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Rio Tinto confirms $6.75B development capital for Oyu Tolgoi underground; production by Oct 2022

Rio Tinto unveiled a pathway for the ongoing development of the underground project at Oyu Tolgoi in Mongolia, one of the largest known copper and gold deposits in the world (earlier post). The definitive estimate details how Oyu Tolgoi underground will achieve sustainable production for Panel 0 by October 2022 for development capital of $6.75 billion. In 2019, Rio Tinto projected that cost overruns would take the capital requirement to between $6.5 billion and $7.2 billion.

Rio Tinto and its partners, the Government of Mongolia and Turquoise Hill Resources (TRQ), need to continue to work together to finalize three other milestones—the outstanding government approvals, funding and a power solution—in order to ensure that the project can commence caving operations in 2021. This will unlock the most valuable part of Oyu Tolgoi.


At peak production, Oyu Tolgoi is expected to operate in the first quartile of the copper cash cost curve and by 2030 is expected to be the fourth largest copper mine in the world. At full production, the underground mine will produce 95 thousand tonnes of ore each day. This will triple Oyu Tolgoi’s annual production of copper concentrate.

Panel 1 and Panel 2 (which are required to support the ramp-up to 95,000 tonnes of ore per day) are currently subject to further studies, with initial recommendations expected by mid-2021. These studies will also consider options and associated costs to recover the copper contained within the pillars added to the mine design of Panel 0.

Oyu Tolgoi is expected to produce 480,000 tonnes of copper per year on average from 2028 to 2036 from the open pit and underground, compared with 146,300 tonnes in 2019 from the open pit. The underground Ore Reserve has an average copper grade of 1.52%, which is more than three times higher than the open pit Ore Reserve, and contains 0.31 grammes per tonne of gold. The size and quality of this Tier 1 asset provides additional expansion options, which could see production sustained for many decades.

We now have a pathway to bring the underground project into production, which will unlock the most valuable part of Oyu Tolgoi. We will continue to work together with the Government of Mongolia and TRQ to progress the project, including finalising all necessary approvals and agreeing a solution on power and funding.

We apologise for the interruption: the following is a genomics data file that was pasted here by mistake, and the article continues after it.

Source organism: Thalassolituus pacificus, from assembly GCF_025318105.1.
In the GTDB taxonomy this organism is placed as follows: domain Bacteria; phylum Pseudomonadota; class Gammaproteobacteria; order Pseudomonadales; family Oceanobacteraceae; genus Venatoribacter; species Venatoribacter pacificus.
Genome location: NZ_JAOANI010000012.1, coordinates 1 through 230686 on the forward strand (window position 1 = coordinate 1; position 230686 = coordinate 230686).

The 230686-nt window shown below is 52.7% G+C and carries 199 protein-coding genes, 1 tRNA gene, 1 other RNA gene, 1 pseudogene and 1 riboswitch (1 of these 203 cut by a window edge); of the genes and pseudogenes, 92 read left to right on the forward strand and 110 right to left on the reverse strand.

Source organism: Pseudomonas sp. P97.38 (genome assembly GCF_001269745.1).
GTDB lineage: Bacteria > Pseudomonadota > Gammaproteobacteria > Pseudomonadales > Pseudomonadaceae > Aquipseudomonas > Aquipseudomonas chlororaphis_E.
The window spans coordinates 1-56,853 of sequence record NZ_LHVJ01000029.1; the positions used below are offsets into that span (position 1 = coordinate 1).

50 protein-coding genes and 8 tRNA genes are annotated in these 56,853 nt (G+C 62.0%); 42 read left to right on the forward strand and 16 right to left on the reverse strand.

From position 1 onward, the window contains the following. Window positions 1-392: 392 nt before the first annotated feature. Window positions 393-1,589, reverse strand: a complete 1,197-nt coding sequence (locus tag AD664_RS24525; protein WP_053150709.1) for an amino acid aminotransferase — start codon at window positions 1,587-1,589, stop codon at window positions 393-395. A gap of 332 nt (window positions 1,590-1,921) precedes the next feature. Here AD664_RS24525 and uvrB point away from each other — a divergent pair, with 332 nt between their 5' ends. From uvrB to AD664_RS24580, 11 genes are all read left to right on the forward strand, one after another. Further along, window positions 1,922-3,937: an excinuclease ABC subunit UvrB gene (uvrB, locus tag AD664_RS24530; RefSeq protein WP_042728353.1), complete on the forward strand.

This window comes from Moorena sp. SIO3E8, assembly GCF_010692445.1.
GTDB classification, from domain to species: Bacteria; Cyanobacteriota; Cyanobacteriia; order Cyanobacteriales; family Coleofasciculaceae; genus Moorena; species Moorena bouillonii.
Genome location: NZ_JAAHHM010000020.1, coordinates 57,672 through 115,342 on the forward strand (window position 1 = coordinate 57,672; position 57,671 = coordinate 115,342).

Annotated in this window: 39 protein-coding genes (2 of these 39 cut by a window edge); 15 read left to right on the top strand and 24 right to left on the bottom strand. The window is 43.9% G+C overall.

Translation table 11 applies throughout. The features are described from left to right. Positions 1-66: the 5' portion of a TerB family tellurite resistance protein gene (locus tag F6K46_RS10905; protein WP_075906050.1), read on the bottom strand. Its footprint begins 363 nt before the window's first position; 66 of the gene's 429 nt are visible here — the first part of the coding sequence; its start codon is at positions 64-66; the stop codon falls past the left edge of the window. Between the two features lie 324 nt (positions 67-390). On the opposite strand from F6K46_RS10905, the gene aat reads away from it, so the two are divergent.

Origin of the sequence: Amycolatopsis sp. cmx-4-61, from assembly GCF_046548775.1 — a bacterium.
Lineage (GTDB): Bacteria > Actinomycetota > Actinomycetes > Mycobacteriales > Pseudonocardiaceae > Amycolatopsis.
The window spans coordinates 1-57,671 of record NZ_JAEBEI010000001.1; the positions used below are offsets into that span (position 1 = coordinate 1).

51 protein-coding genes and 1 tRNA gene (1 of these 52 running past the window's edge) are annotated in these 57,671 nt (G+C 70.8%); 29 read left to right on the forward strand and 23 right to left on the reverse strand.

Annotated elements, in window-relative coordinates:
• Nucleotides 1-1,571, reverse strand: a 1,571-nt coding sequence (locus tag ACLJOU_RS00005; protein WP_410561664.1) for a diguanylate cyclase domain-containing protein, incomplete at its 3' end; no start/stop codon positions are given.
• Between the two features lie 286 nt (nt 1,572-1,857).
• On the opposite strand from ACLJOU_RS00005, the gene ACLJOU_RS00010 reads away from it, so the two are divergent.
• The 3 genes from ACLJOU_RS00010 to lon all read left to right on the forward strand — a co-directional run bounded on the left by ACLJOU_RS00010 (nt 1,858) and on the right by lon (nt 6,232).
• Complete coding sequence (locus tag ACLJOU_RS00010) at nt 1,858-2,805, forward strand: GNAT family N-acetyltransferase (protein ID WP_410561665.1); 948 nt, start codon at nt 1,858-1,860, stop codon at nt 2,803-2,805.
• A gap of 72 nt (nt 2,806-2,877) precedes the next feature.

—Arnaud Soirat, Chief Executive of Copper & Diamonds

Oyu Tolgoi is jointly owned by the Government of Mongolia (34%) and Turquoise Hill Resources (66%, of which Rio Tinto owns a controlling interest of 50.8%). Rio Tinto has been the manager of the Oyu Tolgoi project since 2010.

The open-pit mine was completed in less than 24 months and production started in 2013. Since then, more than 240 million tonnes of ore have been milled, with more than one million tonnes of copper in concentrate sold.

Underground. Most of the value of Oyu Tolgoi is deep underground; the planned mining operation will eventually have approximately 200 kilometers of tunnels, with an average height of 5.5m and width of 5m. These will be reached by 5 shafts, with the deepest reaching 1.3 km below the surface.

Rio Tinto will use block caving technology to mine the ore body. Block caving is technically complex, but it is also one of the safest and most cost-effective methods of mining ore from deep below the ground as it uses the force of gravity, according to the company.

In block caving, a void is created under the ore body, which then collapses gradually under its own weight. The ore passes through funnels in the rock, known as draw points. A series of lateral tunnels over several levels are used to extract the ore and to haul it for crushing before it is transported to the surface via shaft or conveyor belt.

An explanation of block caving, using Rio Tinto’s Northparkes copper mine in Australia.

More than $11 billion has been invested in Oyu Tolgoi to date, including the open-pit mine, concentrator and associated infrastructure. Of this, $4 billion has been spent on the underground project, with more than $3 billion awarded to Mongolian companies and suppliers.


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